Indicator: CO-04 Sea surface temperature variability

Data

The Australian Navy’s Meteorological and Oceanic Services reports the range of sea surface temperature recorded at towns around Australia.

Annual range of temperatures in coastal waters at selected towns
Coastal Town Annual change in temperature
Adelaide 4.7
Albany 3.8
Bateman's Bay 6.4
Broome 5.2
Cairns 4.3
Darwin 3.8
Dunk Island 4.3
Hobart 4.6
Macquarie Island 2.8
Melbourne 5.4
Perth 3.4
Sydney 5.8
Townsville 4.5

Source: National Oceanographic Data Center 1999, World Ocean Atlas 1998 - Coastal Sea Surface Temperatures, viewed 8 Jun 2006, http://www.metoc.gov.au/products/data/aussst.html,

CSIRO Marine also uses remote sensing to monitor sea surface temperature. Data are available on their website back to 1993:

The following figure is a sea surface temperature satellite image from March 1995, showing strong cold water upwelling along the Bonney Coast, and cool water near Eyre Peninsula, Kangaroo Island, and eastern Victoria

Sea surface temperature satellite image from March 1995, showing strong cold water upwelling along the Bonney Coast, and cool water near Eyre Peninsula, Kangaroo Island, and eastern Victoria

Sea surface temperature satellite image from March 1995, showing strong cold water upwelling along the Bonney Coast, and cool water near Eyre Peninsula, Kangaroo Island, and eastern Victoria

Source: CSIRO Marine Laboratories Remote Sensing Facility

Trends in sea surface temperature for the Australian region, 1950-2002 and 1970-2002 (C/ 10 yrs)

Trends in sea surface temperature for the Australian region, 1950-2002 and 1970-2002 (C/ 10 yrs)

Source: Bureau of Meteorology 2006, Trends in annual total rainfall for three time periods, viewed 26 Oct 2006, http://www.bom.gov.au/cgi-bin/silo/reg/cli_chg/trendmaps.cgi.

The Bureau of Meteorology also publishes sea surface temperature data on its website

What the data mean

The data show that sea surface temperatures vary considerably, throughout the year and around the coast. The data give no indication of whether average or extreme sea surface temperatures are changing. The patterns of variability in Australia’s upwellings, and their relationship with large-scale climate features, such as currents and wind patterns, are unclear. It is likely that changes in climate and ocean currents will affect the location, extent and duration of up wellings, and this has direct implications for biodiversity conservation and fisheries production in Australian waters.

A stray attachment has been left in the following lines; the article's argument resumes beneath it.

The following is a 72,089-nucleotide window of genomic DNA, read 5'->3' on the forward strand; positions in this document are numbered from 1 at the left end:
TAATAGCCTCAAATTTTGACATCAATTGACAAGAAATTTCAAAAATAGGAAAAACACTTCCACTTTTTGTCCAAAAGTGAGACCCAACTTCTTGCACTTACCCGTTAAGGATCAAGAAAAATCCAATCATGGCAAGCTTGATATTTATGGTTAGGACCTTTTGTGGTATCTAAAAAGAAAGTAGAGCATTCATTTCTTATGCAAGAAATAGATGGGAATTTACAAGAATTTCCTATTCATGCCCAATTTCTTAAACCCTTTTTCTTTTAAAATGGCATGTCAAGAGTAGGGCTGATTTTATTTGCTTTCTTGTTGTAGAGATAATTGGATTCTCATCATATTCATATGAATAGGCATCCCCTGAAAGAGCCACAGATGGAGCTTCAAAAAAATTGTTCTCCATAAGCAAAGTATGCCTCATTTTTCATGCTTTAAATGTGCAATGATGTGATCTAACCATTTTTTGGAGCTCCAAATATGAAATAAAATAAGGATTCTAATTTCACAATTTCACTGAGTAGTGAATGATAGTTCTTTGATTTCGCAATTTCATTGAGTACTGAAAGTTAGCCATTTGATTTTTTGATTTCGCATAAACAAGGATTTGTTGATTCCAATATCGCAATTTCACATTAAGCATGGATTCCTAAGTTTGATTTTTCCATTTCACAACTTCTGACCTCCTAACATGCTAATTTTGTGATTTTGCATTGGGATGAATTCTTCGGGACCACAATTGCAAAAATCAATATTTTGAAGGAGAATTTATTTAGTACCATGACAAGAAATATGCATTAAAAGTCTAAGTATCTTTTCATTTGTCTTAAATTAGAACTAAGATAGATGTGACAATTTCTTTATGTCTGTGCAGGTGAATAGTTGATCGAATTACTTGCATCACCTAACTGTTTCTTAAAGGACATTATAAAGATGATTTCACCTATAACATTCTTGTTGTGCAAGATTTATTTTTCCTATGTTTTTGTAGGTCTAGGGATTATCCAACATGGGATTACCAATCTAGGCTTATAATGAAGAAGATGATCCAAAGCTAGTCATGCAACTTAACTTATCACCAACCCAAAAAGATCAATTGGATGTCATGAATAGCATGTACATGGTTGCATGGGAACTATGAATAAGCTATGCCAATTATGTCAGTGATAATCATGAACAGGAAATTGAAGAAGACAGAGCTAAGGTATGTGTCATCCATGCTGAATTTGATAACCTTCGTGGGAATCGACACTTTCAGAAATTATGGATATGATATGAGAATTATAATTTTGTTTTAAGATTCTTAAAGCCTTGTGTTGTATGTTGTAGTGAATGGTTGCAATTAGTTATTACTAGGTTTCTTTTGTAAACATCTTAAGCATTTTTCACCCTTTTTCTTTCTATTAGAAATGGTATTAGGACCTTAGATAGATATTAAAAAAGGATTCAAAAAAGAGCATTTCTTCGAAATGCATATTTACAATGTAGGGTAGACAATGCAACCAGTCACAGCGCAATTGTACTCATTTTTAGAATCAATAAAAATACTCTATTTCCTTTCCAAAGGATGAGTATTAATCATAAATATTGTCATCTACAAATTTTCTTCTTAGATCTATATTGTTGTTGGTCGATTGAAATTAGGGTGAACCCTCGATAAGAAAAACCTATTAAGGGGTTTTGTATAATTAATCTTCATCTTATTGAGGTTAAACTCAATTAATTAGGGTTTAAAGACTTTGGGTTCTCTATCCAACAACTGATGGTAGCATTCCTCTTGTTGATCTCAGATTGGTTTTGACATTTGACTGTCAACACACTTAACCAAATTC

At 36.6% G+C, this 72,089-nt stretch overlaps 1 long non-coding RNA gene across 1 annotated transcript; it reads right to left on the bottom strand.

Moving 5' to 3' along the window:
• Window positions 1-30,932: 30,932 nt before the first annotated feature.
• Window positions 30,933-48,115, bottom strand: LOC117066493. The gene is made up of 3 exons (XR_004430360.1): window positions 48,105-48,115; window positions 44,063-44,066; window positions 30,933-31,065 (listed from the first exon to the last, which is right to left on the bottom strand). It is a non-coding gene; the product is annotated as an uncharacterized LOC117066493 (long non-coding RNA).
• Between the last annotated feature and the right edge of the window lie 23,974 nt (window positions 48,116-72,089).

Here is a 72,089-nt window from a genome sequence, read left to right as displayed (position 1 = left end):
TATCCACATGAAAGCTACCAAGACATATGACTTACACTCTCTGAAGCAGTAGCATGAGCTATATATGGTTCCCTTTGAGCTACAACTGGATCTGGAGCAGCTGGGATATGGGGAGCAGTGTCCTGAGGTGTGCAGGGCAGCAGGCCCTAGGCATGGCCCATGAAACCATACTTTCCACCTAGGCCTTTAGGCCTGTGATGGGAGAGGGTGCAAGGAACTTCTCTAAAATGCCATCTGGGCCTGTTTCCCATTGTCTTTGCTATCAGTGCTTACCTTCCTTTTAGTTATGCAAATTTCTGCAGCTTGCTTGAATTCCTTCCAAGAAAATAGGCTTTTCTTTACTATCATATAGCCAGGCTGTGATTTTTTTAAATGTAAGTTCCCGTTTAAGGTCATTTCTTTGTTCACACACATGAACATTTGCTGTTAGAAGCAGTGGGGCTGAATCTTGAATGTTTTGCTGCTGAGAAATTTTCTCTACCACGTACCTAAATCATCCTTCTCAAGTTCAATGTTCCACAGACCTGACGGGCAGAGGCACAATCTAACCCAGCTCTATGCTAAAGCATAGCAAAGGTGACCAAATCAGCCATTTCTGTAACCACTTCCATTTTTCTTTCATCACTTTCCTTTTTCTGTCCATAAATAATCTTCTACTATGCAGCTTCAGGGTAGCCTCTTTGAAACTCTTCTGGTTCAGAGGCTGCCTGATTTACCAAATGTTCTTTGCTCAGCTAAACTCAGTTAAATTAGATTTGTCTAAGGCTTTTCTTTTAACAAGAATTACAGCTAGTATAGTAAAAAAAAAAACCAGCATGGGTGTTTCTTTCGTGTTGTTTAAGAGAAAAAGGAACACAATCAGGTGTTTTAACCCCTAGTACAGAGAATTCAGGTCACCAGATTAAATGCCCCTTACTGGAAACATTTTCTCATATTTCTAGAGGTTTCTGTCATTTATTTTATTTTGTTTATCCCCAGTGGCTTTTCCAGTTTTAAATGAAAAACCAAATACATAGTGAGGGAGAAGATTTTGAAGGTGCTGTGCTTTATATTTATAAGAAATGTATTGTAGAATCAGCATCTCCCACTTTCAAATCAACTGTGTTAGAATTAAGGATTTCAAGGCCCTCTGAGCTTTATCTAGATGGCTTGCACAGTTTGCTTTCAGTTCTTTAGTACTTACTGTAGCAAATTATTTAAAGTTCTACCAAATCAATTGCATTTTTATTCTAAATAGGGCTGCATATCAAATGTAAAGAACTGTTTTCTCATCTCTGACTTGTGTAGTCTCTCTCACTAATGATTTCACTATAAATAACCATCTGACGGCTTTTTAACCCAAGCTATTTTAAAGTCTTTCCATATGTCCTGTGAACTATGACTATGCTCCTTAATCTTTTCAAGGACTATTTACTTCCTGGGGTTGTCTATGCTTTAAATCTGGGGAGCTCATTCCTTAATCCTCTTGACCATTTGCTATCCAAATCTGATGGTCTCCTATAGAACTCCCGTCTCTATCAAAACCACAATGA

Data Limitations

The Royal Navy analysis, which is presented in a readily accessible, user friendly form, is based on historical data as at 1998. The CSIRO and Australian Government Bureau of Meteorology (BoM) data are raw and have not been analysed to reveal trends. To monitor in any systemic way whether sea surface temperatures are changing, these data would need to be analysed and updated on an annual basis.

Issues for which this is an indicator and why

Coasts and Oceans — Condition of the ocean and coastal waters - Climatic and carbon dioxide factors 

Changes in sea surface temperature patterns may be indicative of changes in ocean climate, affecting marine organisms over potentially vast areas. Ultimately, changes in ocean climate could lead to changes in ocean currents, affecting all marine ecosystems and potentially also affecting terrestrial ecosystems.

Other indicators for this issue:

Coasts and Oceans — Contributions and pressures between the coasts and oceans and the atmosphere - Climate and carbon dioxide 

Changes in sea surface temperature patterns may occur as a consequence of climate change and are therefore an indicator of pressures from the atmosphere, particularly from greenhouse gas concentrations, on the ocean. Changes in ocean currents, resulting from changes in ocean temperature, could, in turn, lead to changes in atmospheric temperatures.

Other indicators for this issue:

Biodiversity — Pressures on biodiversity - Climate variability 

Changes in sea surface temperature are likely to result from changes in global climate and are therefore an indirect indicator for these changes.

Other indicators for this issue:

Atmosphere — Climate variability and change - Greenhouse 

Changes in sea temperature may be indicative of anthropogenic climate change due to the emission of greenhouse gases and the loss of greenhouse sinks.

Other indicators for this issue: